By Abby Sorensen, Chief Editor
My flight to the Business of Software conference departed at 6:30am on Monday, October 1. It didn’t take me long to wake up once I arrived at the Boston World Trade Center & Seaport Hotel to spend three days with people who come here from all over the country (and the world) to, quote, “Work on your business in the company of some of the best and brightest software entrepreneurs on the planet.” My “live” recap articles from the conference are going to come straight from my notes so I can spend less time writing and more time learning from those best and brightest in the software world.
Here’s are some of my favorite takeaways from day one:
- Mikey Trafton explained why he likes anonymized employee feedback surveys: “We’re introverted software developers, we’re not going to give truthful feedback to your face, we have to have a form for that.” He also said feedback – especially constructive feedback – from coworkers is the best way to motivate people to change behavior.
- After listening to Jared Spool’s talk, I shuddered to think how many times I’ve written the word “metric” in an article or talked to a software company about the importance of knowing your metrics inside and out. Metrics are only as good as the actions they cause you to take. And most metrics do not really explain why something is happening.
- Another gem from Spool was a reminder that “satisfaction” is the food equivalent of “edible” – “satisfactory” should not be seen as an endorsement. Achieving satisfaction is an extremely low bar for software.
- Agile expert Bethany Pagels-Minor cited a recent survey of development teams, in which about half were doing waterfall and 25 percent were doing Scrum. And most of those Scrum teams were moving back to waterfall, while many waterfall teams were moving back to Scrum. The point here is the grass isn’t always greener unless you can communicate and establish trust and accountability on development teams.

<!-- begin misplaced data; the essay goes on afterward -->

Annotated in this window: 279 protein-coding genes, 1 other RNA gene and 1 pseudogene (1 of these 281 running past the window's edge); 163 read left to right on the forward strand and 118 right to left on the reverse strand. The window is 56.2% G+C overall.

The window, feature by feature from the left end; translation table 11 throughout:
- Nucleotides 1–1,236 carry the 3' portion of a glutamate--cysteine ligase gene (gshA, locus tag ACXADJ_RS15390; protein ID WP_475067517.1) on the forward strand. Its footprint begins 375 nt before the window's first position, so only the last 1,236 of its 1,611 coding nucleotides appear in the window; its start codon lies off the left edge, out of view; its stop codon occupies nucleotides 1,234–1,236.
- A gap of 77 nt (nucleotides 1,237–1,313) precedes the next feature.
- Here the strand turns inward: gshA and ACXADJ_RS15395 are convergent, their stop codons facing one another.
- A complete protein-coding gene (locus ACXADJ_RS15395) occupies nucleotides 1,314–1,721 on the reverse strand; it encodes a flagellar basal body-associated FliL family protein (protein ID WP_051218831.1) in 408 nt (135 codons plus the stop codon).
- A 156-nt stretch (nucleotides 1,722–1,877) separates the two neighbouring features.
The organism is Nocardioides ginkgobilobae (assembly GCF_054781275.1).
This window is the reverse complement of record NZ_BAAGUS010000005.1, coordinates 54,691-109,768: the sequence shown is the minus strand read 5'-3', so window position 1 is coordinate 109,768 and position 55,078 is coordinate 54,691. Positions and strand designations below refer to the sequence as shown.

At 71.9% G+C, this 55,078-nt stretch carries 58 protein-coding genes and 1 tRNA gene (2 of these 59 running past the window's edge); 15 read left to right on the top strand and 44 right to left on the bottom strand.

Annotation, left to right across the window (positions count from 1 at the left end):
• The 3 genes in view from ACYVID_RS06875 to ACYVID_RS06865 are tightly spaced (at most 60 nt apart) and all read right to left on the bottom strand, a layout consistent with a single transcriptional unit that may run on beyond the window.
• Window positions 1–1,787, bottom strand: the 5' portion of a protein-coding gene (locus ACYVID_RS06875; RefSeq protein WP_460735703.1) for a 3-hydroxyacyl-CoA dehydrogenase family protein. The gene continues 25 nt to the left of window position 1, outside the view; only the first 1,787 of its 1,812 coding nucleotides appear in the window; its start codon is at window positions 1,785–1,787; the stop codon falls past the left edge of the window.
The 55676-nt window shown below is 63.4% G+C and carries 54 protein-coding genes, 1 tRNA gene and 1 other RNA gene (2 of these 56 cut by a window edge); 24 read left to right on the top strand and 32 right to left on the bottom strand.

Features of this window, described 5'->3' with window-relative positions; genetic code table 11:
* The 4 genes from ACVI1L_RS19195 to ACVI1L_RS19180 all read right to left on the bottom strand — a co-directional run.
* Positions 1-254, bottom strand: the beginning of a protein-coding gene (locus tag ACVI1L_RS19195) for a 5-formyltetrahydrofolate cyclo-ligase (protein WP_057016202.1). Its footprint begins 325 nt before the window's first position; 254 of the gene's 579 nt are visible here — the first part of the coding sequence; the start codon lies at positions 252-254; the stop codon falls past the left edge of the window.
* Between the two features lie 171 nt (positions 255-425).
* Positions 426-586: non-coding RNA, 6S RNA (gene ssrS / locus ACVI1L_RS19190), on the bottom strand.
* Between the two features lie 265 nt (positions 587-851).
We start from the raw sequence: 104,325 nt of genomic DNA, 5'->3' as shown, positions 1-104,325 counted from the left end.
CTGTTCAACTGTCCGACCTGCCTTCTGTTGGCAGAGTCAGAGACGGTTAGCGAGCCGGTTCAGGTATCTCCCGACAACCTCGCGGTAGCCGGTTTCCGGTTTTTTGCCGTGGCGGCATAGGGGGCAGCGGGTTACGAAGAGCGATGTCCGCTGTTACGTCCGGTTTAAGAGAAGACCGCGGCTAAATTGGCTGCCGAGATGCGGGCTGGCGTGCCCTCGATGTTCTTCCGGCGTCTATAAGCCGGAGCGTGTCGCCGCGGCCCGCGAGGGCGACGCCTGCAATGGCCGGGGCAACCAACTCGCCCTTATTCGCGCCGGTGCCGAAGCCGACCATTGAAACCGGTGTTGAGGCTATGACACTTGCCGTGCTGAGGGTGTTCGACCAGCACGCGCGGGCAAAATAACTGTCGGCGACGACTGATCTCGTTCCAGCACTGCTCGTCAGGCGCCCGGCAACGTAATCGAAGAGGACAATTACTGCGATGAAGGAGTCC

- Bob Moesta explained how there some cases when your software might be undervalued simply because it’s being used in the wrong context. Pizza is great, but substituting a pizza for your last steak dinner makes that pizza seem less great.
- Moesta also said, “When people fire you as a software company, they do it because they think they are making progress.” If you think customers are being irrational, you don’t know your customers’ context.
- I loved this quote from Giacomo “Peldi” Guilizzoni, “10 percent slower and 10 percent lower quality is hard to detect, but it will kill the company in two years.”
- Drift cofounder and CEO David Cancel is a five-time founder, and in his early businesses he said he cared 99 percent about the product. With Drift, he now cares 99 percent about the people (employees, customers, investors). Why? Because dealing with people is more infinitely more complex than dealing with bits.
If you’re reading this and are regretting not being at the Business of Software conference this week, you can still learn from some of the software thought leaders who attend. The following are articles we’ve published in Software Executive and on SoftwareBusinessGrowth.com based on people and companies who have been speakers at the conference: